“Always” alignment does not actually mean always
Always: The creature is born with the indicated alignment. The creature may have a hereditary predisposition to the alignment or come from a plane that predetermines it. It is possible for individuals to change alignment, but such individuals are either unique or rare exceptions.
Note that creatures with acquired templates do not experience “birth,” so the first line does not apply. Becoming a vampire “always” changes one’s alignment, but in rare cases (perhaps as in the case of your NPC), that can be subverted.
And even in the cases of Evil vampires, they can be reformed. There’s even an explicit spell for doing that (santify the wicked from Book of Exalted Deeds), though I strongly encourage you to completely ignore it as it’s very poorly designed (like most of that book), and has some extremely unfortunate implications (if you ignore the fact that the books says it’s good, and read it, it sounds like a pretty awful, evil thing to do to a person).
Thus, yes, you can have a non-Evil vampire. Redeeming Evil creatures is not just a Good act, it is the quintessential Good act.
That said, no character is ever required to always act for the maximum Good; it is not an Evil act to choose to not perform a possible Good action.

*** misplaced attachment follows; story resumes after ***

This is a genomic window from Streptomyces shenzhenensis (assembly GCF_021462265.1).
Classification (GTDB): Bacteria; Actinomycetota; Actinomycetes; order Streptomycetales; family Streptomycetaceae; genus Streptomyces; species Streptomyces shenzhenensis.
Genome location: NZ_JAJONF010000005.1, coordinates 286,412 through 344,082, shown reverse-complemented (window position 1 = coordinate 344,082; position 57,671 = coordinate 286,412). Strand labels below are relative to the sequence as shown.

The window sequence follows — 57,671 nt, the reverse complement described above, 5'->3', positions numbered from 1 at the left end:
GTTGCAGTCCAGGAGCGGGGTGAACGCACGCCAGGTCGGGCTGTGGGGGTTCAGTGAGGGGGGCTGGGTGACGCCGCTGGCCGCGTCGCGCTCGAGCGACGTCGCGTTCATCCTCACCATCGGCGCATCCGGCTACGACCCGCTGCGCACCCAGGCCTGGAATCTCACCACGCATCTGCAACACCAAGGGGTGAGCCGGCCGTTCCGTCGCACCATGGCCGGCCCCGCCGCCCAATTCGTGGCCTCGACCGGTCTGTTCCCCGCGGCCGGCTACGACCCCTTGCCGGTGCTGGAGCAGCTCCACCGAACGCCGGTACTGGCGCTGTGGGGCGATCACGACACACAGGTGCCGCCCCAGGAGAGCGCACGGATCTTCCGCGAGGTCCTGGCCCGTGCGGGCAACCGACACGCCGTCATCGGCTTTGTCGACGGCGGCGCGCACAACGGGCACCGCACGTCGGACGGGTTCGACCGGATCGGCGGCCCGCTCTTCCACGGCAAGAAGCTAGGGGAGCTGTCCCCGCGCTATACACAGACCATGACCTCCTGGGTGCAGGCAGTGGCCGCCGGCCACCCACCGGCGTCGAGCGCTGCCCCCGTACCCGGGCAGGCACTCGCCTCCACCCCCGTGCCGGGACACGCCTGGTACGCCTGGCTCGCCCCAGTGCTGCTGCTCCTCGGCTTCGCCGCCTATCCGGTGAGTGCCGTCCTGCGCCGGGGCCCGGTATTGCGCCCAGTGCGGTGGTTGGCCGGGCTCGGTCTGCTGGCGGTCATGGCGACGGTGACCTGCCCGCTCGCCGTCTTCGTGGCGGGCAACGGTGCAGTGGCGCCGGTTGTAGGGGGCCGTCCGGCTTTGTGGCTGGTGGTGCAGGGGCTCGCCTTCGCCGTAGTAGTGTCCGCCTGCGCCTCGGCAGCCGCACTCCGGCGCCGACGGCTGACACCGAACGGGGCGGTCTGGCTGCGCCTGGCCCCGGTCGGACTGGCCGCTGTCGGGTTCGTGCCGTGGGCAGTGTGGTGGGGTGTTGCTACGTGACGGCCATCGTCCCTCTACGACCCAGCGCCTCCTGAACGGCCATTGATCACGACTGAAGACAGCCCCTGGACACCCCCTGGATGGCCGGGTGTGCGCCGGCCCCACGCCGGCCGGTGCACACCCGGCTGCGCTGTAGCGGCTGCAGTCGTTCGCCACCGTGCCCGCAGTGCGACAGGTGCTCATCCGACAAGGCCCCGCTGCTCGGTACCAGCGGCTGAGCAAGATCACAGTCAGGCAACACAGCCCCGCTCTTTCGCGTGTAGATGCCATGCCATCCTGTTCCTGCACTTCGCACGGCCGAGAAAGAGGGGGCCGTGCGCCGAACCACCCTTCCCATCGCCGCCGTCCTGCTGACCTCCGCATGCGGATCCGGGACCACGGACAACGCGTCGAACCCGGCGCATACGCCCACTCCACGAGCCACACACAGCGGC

That said, assault and murder are pretty much definitively Evil...
Evil Alignment is consistently not an acceptable reason to attack someone
Attacking someone without specific cause is assault, which is Evil and in most jurisdictions illegal. Continuing that assault until the target dies is murder, which is definitely Evil and illegal most everywhere.
A paladin who attacks someone purely on the basis of pinging for detect evil should, under the rules, fall on the spot, for willingly commiting an Evil act.1
This is described in multiple rulebooks. It’s one of the few things about alignment that actually is somewhat consistent.
Alignment is not a detailed or consistent system
Alignment is described in different ways in different books, and the definitions are vague, ambiguous, and conflicting. The system is a historical artifact of D&D’s roots: it is designed for a simplistic, hack-and-slash dungeon crawl, where the players are Good because they are the players, the goblins, orcs, and vampires are Evil because they’re the enemies, and no one ever thinks too hard about that. Unfortunately, D&D has evolved but alignment hasn’t evolved with it; though people play far more serious and varied games than a straight dungeon crawl, alignment is still the same nine boxes. Don’t expect much from it; I actually strongly encourage you to ignore it. Outside of those simple dungeon crawls, it causes more headaches and arguments than it will ever be worth.
1 I cannot more strongly recommend against the actual falling rules, however. Instead of stripping the paladin of class features (boring, interrupts the story, punishes the player), I strongly recommend switching the character to the appropriate alternate alignment variant paladin, so he keeps his powers they just become “dark” (or chaotic if that’s the way he falls).